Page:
Mental illness and health issues affect many individuals within our community. The effects of this are that the person suffering the mental condition is often brought into the criminal justice system when they would not ordinarily be a person who has experienced any issue with the law previously.

This will usually result in the person and their family placed under pressure which at the end of the day, if not handled professionally, will only add to what is already a challenge for all concerned.

In circumstances where a person comes before the Court in a criminal matter where that person understands the court process and the difference between right and wrong but still suffers from what might be considered to be a mental health condition, they can be diverted from the criminal justice system (and as such, punishment) in certain circumstances.

People who fall into this category can be dealt with under the Mental Health (Criminal Procedure) Act 1990.

The Legislation


32 Persons suffering from mental illness or condition.

  1. If, at the commencement or at any time during the course of the hearing of proceedings before a Magistrate, it appears to the Magistrate:
    1. that the defendant is (or was at the time of the alleged commission of the offence to which the proceedings relate):

      1. developmentally disabled, or
      2. suffering from mental illness, or
      3. suffering from a mental condition for which treatment is available in a mental health facility, but is not a mentally ill person, and

    2. that, on an outline of the facts alleged in the proceedings or such other evidence as the Magistrate may consider relevant, it would be more appropriate to deal with the defendant in accordance with the provision of this part than otherwise in accordance with law, the Magistrate may take the action set out in subsection (2) or (3).

2. The Magistrate may do any one or more of the following:

    1. adjourn the proceedings,

    2. grant the defendant bail in accordance with the Bail Act 1978,

    3. make any other order that the Magistrate considers appropriate.

3. The Magistrate may make an order dismissing the charge and discharge the defendant:

    1. into the care of a responsible person, unconditionally or subject to conditions, or

    2. on the condition that the defendant attend on a person or at a place specified by the Magistrate:

      1. for assessment or treatment (or both) of the defendant's mental condition or cognitive impairement, or
      2. to enable the provision of support in relation to the defendant's cognitive imparement, or 

    3. unconditionally.

The intention of the NSW Parliament in passing the Act

The legislation (as the Mental Health Act) first appeared in 1990 and the (then) Minister for Health said the Act would:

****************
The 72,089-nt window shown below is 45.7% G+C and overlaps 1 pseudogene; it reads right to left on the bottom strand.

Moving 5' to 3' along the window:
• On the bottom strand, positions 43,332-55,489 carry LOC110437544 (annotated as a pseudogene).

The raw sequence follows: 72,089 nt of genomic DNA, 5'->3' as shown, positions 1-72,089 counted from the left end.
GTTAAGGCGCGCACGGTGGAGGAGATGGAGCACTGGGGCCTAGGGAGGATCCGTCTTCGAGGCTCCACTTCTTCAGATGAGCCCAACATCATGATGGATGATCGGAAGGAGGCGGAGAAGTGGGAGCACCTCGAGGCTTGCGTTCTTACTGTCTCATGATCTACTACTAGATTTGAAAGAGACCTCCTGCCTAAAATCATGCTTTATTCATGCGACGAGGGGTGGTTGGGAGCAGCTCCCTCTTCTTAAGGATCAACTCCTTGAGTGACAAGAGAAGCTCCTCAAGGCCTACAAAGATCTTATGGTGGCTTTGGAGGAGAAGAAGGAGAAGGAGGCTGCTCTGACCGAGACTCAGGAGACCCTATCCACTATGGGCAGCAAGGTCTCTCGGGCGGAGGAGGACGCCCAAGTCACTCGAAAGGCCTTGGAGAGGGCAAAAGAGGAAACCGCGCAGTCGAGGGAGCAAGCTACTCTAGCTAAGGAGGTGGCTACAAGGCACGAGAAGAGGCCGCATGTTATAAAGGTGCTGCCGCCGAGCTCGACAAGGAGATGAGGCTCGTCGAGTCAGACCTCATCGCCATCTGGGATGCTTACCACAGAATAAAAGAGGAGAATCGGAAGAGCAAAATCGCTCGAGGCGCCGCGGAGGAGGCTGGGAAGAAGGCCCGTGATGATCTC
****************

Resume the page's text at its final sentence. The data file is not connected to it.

“provide the opportunity for those suffering from a mental illness or a mental disorder to get the care and treatment they need.  The primary objective of this treatment will be to ensure that the individual can have as normal and satisfying a life as possible.  This should ensure that the community is protected adequately from abnormal or threatening conduct of a mentally ill or mentally disordered person.

At the same time the Bill protects the civil liberties of the mentally ill.  Any restriction of personal freedom will be only the minimum necessary for the well-being of the individual or for the protection of others."

See New South Wales Legislative Assembly, Parliamentary Debates (Hansard) 22 March 1990 at 886.

What approach should the Court take in considering the application?

In Director of Public Prosecutions v Sami El Mawas [2006] NSWCA 154 (19 June 2006) Spigelman CJ, Handley, J and McColl, JA set out the methodology for considering an application under section 32.

The approach (as set out at [75] by McColl, JA) is most effectively summarised by the posing of the following 3 questions to be considered by the Magistrate:

  1. Is the defendant eligible to be dealt with under the section?
  2. Having regard to the facts alleged or other relevant material, is it more appropriate to deal with the matter under s.32 than according to law?
  3. If the answer to questions(1-2) is in the affirmative, what action should the Magistrate take pursuant to his or her power at s.32 (2) & (3) of the Act.

What orders can the Court impose?

In all cases, the court will not allow the matter to be dealt with under section 32 unless the defence has provided a detailed ‘treatment plan' setting out the treatment strategy for the person including the medical practitioners involved, the frequency of treatment and medication regime.

If the magistrate agrees to dispose of the matter under section 32, the court will not impose a conviction penalty but will order the person to comply with the treatment plan.

If the person fails to do this, the court can call them back and have the matter dealt with according to law which may result in a conviction or other punishment.

Contact Sharon Ramsden on or phone (02) 4626 5077.